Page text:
Foundation for Moral Law

Foundation for Moral Law

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The State of Indiana Took their Private Lakefront Property Without Compensation

October 25, 20222 min read

For decades, Randy and Kim Pavlock have owned their home in Porter Beach, Indiana, and used their private beach along Lake Michigan for countless family events and recreation. They have made improvements on it and enjoyed it because it was their home; or so they thought. In 2018, the Indiana Supreme Court held that all lakefront property below the ordinary high-water mark belonged to the State. The Pavlocks were devastated. A cherished part of their long-held property, the lakefront they had enjoyed, was now public property to be used equally by strangers. This is precisely what the Framers thought they had made impossible by the Takings Clause of the Fifth Amendment.

The Foundation for Moral Law has filed an amicus brief in the United States Supreme Court on behalf of the Pavlocks. The Pavlocks, petitioning the Supreme Court to hear their case, have presented an excellent and compelling argument that their property has been taken, that this taking constitutes an injury, and that the Constitution affords them a remedy. In support of this, the Foundation has explained that the State’s actions violate the Fifth Amendment as intended by its Framers. The Foundation’s amicus brief examines the sources of the Framers’ views of property and eminent domain and cites the formative influences on their thought: the Bible and judicial philosophers. It demonstrates that each of these has a high view of property rights and a low view of eminent domain, and even cites a case of eminent domain from the Old Testament.

The brief concludes: “The possibility that often-unelected judges could confiscate property without compensation when neither the legislative branch nor the executive branch could do so would have seemed bizarre to the Framers of the Constitution. . . . The Pavlocks and their fellow Petitioners are good faith purchasers, owners, occupiers, and taxpayers of property that they believed in good faith belonged to them and that has been taken from them by judicial fiat in violation of the Fifth and Fourteenth Amendments.”

Read the brief here.

fifth amendmenttakingspropertyindiana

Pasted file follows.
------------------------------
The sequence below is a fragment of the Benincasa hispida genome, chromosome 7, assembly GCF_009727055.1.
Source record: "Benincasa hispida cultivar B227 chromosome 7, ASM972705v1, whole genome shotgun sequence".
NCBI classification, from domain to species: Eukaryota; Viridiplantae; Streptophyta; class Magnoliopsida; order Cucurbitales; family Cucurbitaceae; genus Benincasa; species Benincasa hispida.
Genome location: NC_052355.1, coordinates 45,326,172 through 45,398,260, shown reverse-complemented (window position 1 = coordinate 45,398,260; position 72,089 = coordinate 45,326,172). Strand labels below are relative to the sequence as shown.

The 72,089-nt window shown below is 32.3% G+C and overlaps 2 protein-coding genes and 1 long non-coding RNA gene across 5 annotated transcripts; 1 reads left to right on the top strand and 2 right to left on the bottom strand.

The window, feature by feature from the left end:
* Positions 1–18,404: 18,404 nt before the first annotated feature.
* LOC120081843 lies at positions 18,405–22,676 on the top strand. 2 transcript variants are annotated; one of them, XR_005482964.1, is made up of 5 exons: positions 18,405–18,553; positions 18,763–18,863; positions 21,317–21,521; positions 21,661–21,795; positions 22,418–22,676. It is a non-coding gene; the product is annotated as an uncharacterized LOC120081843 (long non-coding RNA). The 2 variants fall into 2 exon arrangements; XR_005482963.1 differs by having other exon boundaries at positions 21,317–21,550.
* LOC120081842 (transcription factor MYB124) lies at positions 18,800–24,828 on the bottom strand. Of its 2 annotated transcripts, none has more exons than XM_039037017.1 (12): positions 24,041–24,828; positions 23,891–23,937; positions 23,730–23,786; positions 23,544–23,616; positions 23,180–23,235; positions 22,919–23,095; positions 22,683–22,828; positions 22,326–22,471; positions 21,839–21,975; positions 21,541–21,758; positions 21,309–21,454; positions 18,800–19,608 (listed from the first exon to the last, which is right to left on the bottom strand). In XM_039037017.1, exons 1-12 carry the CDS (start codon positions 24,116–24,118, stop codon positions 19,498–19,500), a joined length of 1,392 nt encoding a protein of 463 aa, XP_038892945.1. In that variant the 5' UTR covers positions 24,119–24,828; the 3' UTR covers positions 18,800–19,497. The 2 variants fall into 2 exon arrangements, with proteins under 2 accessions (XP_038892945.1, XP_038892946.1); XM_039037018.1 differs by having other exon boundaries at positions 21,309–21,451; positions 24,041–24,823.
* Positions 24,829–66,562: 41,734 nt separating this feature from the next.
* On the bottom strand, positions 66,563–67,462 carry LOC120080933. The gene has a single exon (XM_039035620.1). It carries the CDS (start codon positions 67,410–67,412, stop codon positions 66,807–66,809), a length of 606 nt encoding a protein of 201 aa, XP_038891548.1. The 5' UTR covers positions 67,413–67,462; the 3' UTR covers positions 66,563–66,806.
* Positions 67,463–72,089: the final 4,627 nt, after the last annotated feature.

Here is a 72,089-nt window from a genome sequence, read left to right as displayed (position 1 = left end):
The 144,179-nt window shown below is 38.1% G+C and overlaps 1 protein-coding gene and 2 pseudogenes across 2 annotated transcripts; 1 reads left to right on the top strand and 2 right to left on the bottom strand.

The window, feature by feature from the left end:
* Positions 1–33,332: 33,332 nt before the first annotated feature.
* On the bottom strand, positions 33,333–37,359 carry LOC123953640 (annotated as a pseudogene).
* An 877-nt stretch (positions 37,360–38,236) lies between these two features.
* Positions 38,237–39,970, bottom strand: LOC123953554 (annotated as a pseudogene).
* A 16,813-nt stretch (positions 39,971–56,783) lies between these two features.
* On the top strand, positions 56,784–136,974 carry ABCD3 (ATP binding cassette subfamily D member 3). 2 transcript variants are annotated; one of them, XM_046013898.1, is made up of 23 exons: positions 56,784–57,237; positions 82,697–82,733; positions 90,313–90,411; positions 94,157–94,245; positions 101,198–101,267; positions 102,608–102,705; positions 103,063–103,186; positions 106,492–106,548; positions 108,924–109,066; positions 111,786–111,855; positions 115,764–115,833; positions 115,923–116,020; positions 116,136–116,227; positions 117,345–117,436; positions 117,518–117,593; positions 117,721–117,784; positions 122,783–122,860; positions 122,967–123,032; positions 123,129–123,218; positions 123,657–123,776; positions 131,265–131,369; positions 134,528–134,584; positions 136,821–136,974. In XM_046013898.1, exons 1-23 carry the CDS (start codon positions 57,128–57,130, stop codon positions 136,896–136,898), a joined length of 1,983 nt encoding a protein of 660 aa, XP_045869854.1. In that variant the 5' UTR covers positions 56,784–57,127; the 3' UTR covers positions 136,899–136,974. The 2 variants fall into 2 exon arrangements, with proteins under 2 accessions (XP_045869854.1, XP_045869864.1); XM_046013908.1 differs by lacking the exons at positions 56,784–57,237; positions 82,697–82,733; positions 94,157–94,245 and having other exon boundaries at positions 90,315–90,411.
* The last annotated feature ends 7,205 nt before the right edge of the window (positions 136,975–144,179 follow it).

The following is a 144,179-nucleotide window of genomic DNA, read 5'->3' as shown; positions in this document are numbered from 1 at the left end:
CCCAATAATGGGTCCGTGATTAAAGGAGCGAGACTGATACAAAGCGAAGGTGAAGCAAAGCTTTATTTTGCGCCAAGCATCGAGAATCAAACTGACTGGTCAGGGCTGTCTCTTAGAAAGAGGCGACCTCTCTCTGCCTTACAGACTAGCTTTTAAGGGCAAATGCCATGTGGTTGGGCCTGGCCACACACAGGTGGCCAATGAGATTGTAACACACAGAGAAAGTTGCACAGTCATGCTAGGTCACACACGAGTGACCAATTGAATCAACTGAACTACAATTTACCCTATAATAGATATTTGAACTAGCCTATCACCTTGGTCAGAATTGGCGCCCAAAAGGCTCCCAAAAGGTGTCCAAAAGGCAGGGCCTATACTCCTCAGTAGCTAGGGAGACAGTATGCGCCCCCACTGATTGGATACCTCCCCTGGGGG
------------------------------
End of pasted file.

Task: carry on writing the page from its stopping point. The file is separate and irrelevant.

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Foundation for Moral Law Staff

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The State of Indiana Took their Private Lakefront Property Without Compensation

October 25, 20222 min read

For decades, Randy and Kim Pavlock have owned their home in Porter Beach, Indiana, and used their private beach along Lake Michigan for countless family events and recreation. They have made improvements on it and enjoyed it because it was their home; or so they thought. In 2018, the Indiana Supreme Court held that all lakefront property below the ordinary high-water mark belonged to the State. The Pavlocks were devastated. A cherished part of their long-held property, the lakefront they had enjoyed, was now public property to be used equally by strangers. This is precisely what the Framers thought they had made impossible by the Takings Clause of the Fifth Amendment.

The Foundation for Moral Law has filed an amicus brief in the United States Supreme Court on behalf of the Pavlocks. The Pavlocks, petitioning the Supreme Court to hear their case, have presented an excellent and compelling argument that their property has been taken, that this taking constitutes an injury, and that the Constitution affords them a remedy. In support of this, the Foundation has explained that the State’s actions violate the Fifth Amendment as intended by its Framers. The Foundation’s amicus brief examines the sources of the Framers’ views of property and eminent domain and cites the formative influences on their thought: the Bible and judicial philosophers. It demonstrates that each of these has a high view of property rights and a low view of eminent domain, and even cites a case of eminent domain from the Old Testament.

The brief concludes: “The possibility that often-unelected judges could confiscate property without compensation when neither the legislative branch nor the executive branch could do so would have seemed bizarre to the Framers of the Constitution. . . . The Pavlocks and their fellow Petitioners are good faith purchasers, owners, occupiers, and taxpayers of property that they believed in good faith belonged to them and that has been taken from them by judicial fiat in violation of the Fifth and Fourteenth Amendments.”

Read the brief here.

fifth amendmenttakingspropertyindiana
blog author image

Foundation for Moral Law Staff

Back to Blog

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We are a 501(c)(3) non-profit organization.

We depend on your support to fight for freedom.

All donations are tax deductible.

P.O. Box 4086

Montgomery, AL 36103

P.O. Box 4086

Montgomery, AL 36103